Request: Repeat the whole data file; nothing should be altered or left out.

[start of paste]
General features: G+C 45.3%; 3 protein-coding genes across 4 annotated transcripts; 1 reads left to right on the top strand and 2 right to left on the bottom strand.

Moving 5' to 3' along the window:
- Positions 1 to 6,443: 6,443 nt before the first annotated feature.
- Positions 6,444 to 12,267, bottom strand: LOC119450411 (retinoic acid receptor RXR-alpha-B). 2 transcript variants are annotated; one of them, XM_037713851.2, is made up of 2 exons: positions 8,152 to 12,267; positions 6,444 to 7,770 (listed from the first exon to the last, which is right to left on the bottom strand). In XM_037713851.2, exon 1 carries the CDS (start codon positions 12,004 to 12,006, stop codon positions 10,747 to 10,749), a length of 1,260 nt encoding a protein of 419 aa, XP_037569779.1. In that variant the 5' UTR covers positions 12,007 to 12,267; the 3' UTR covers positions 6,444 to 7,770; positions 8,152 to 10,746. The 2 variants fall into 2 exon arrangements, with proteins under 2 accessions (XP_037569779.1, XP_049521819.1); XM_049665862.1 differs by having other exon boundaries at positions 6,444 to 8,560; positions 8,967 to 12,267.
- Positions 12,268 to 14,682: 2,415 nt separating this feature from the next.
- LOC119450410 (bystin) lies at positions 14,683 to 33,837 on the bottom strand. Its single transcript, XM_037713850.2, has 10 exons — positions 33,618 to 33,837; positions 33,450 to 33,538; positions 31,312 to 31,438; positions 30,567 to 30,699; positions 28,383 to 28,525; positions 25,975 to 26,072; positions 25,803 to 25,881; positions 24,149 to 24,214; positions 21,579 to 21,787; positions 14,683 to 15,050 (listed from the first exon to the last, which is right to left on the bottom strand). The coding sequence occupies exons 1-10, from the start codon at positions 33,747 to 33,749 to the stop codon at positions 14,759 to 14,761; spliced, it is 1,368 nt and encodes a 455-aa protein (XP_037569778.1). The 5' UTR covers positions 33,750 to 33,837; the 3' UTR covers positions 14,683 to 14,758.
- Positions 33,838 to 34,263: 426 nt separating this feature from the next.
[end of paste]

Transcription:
General features: G+C 45.3%; 3 protein-coding genes across 4 annotated transcripts; 1 reads left to right on the top strand and 2 right to left on the bottom strand.

Moving 5' to 3' along the window:
- Positions 1 to 6,443: 6,443 nt before the first annotated feature.
- Positions 6,444 to 12,267, bottom strand: LOC119450411 (retinoic acid receptor RXR-alpha-B). 2 transcript variants are annotated; one of them, XM_037713851.2, is made up of 2 exons: positions 8,152 to 12,267; positions 6,444 to 7,770 (listed from the first exon to the last, which is right to left on the bottom strand). In XM_037713851.2, exon 1 carries the CDS (start codon positions 12,004 to 12,006, stop codon positions 10,747 to 10,749), a length of 1,260 nt encoding a protein of 419 aa, XP_037569779.1. In that variant the 5' UTR covers positions 12,007 to 12,267; the 3' UTR covers positions 6,444 to 7,770; positions 8,152 to 10,746. The 2 variants fall into 2 exon arrangements, with proteins under 2 accessions (XP_037569779.1, XP_049521819.1); XM_049665862.1 differs by having other exon boundaries at positions 6,444 to 8,560; positions 8,967 to 12,267.
- Positions 12,268 to 14,682: 2,415 nt separating this feature from the next.
- LOC119450410 (bystin) lies at positions 14,683 to 33,837 on the bottom strand. Its single transcript, XM_037713850.2, has 10 exons — positions 33,618 to 33,837; positions 33,450 to 33,538; positions 31,312 to 31,438; positions 30,567 to 30,699; positions 28,383 to 28,525; positions 25,975 to 26,072; positions 25,803 to 25,881; positions 24,149 to 24,214; positions 21,579 to 21,787; positions 14,683 to 15,050 (listed from the first exon to the last, which is right to left on the bottom strand). The coding sequence occupies exons 1-10, from the start codon at positions 33,747 to 33,749 to the stop codon at positions 14,759 to 14,761; spliced, it is 1,368 nt and encodes a 455-aa protein (XP_037569778.1). The 5' UTR covers positions 33,750 to 33,837; the 3' UTR covers positions 14,683 to 14,758.
- Positions 33,838 to 34,263: 426 nt separating this feature from the next.